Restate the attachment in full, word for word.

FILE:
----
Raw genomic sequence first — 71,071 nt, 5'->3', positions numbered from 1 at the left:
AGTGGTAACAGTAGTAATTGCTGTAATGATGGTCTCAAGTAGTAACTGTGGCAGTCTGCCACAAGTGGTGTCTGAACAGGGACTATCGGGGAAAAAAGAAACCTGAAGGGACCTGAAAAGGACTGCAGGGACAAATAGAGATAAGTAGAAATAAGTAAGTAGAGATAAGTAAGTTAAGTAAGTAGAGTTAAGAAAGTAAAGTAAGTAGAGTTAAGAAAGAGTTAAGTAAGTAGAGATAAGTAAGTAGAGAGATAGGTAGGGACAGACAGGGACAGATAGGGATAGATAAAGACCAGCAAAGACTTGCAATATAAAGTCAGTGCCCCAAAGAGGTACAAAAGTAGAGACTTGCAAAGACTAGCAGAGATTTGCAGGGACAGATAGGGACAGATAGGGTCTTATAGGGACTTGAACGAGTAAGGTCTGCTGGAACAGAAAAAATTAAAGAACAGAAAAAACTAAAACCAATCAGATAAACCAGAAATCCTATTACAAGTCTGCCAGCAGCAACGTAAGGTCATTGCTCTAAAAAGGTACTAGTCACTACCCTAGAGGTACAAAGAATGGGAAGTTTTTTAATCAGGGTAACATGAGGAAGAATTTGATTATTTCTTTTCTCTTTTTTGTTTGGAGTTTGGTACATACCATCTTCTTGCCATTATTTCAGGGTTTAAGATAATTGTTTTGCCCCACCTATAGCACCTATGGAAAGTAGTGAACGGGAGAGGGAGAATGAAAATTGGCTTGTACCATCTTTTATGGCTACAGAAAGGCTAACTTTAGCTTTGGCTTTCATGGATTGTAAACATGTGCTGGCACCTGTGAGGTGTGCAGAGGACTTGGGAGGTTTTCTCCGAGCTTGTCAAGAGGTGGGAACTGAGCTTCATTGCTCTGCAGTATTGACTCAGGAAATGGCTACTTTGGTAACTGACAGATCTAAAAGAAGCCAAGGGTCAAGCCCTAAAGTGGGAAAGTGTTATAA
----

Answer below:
Raw genomic sequence first — 71,071 nt, 5'->3', positions numbered from 1 at the left:
AGTGGTAACAGTAGTAATTGCTGTAATGATGGTCTCAAGTAGTAACTGTGGCAGTCTGCCACAAGTGGTGTCTGAACAGGGACTATCGGGGAAAAAAGAAACCTGAAGGGACCTGAAAAGGACTGCAGGGACAAATAGAGATAAGTAGAAATAAGTAAGTAGAGATAAGTAAGTTAAGTAAGTAGAGTTAAGAAAGTAAAGTAAGTAGAGTTAAGAAAGAGTTAAGTAAGTAGAGATAAGTAAGTAGAGAGATAGGTAGGGACAGACAGGGACAGATAGGGATAGATAAAGACCAGCAAAGACTTGCAATATAAAGTCAGTGCCCCAAAGAGGTACAAAAGTAGAGACTTGCAAAGACTAGCAGAGATTTGCAGGGACAGATAGGGACAGATAGGGTCTTATAGGGACTTGAACGAGTAAGGTCTGCTGGAACAGAAAAAATTAAAGAACAGAAAAAACTAAAACCAATCAGATAAACCAGAAATCCTATTACAAGTCTGCCAGCAGCAACGTAAGGTCATTGCTCTAAAAAGGTACTAGTCACTACCCTAGAGGTACAAAGAATGGGAAGTTTTTTAATCAGGGTAACATGAGGAAGAATTTGATTATTTCTTTTCTCTTTTTTGTTTGGAGTTTGGTACATACCATCTTCTTGCCATTATTTCAGGGTTTAAGATAATTGTTTTGCCCCACCTATAGCACCTATGGAAAGTAGTGAACGGGAGAGGGAGAATGAAAATTGGCTTGTACCATCTTTTATGGCTACAGAAAGGCTAACTTTAGCTTTGGCTTTCATGGATTGTAAACATGTGCTGGCACCTGTGAGGTGTGCAGAGGACTTGGGAGGTTTTCTCCGAGCTTGTCAAGAGGTGGGAACTGAGCTTCATTGCTCTGCAGTATTGACTCAGGAAATGGCTACTTTGGTAACTGACAGATCTAAAAGAAGCCAAGGGTCAAGCCCTAAAGTGGGAAAGTGTTATAA